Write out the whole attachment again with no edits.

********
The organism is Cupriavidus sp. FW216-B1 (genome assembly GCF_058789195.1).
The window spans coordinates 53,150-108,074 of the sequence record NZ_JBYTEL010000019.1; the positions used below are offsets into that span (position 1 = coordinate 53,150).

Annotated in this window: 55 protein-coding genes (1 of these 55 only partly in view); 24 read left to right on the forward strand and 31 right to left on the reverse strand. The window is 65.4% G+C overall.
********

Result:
The organism is Cupriavidus sp. FW216-B1 (genome assembly GCF_058789195.1).
The window spans coordinates 53,150-108,074 of the sequence record NZ_JBYTEL010000019.1; the positions used below are offsets into that span (position 1 = coordinate 53,150).

Annotated in this window: 55 protein-coding genes (1 of these 55 only partly in view); 24 read left to right on the forward strand and 31 right to left on the reverse strand. The window is 65.4% G+C overall.